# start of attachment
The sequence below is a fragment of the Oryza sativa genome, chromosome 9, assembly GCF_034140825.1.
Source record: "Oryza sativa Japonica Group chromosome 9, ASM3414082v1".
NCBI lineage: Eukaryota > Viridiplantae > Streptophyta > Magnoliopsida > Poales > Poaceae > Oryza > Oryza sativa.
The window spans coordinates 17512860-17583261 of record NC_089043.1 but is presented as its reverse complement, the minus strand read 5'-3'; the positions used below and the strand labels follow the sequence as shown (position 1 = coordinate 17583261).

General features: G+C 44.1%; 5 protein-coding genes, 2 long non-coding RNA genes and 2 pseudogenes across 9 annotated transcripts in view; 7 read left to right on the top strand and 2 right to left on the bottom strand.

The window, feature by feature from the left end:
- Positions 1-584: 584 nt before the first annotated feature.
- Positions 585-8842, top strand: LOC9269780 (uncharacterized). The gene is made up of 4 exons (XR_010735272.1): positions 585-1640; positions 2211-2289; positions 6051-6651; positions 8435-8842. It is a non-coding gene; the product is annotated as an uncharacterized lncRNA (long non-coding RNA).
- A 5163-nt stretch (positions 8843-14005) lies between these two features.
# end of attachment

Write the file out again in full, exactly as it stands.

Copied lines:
The sequence below is a fragment of the Oryza sativa genome, chromosome 9, assembly GCF_034140825.1.
Source record: "Oryza sativa Japonica Group chromosome 9, ASM3414082v1".
NCBI lineage: Eukaryota > Viridiplantae > Streptophyta > Magnoliopsida > Poales > Poaceae > Oryza > Oryza sativa.
The window spans coordinates 17512860-17583261 of record NC_089043.1 but is presented as its reverse complement, the minus strand read 5'-3'; the positions used below and the strand labels follow the sequence as shown (position 1 = coordinate 17583261).

General features: G+C 44.1%; 5 protein-coding genes, 2 long non-coding RNA genes and 2 pseudogenes across 9 annotated transcripts in view; 7 read left to right on the top strand and 2 right to left on the bottom strand.

The window, feature by feature from the left end:
- Positions 1-584: 584 nt before the first annotated feature.
- Positions 585-8842, top strand: LOC9269780 (uncharacterized). The gene is made up of 4 exons (XR_010735272.1): positions 585-1640; positions 2211-2289; positions 6051-6651; positions 8435-8842. It is a non-coding gene; the product is annotated as an uncharacterized lncRNA (long non-coding RNA).
- A 5163-nt stretch (positions 8843-14005) lies between these two features.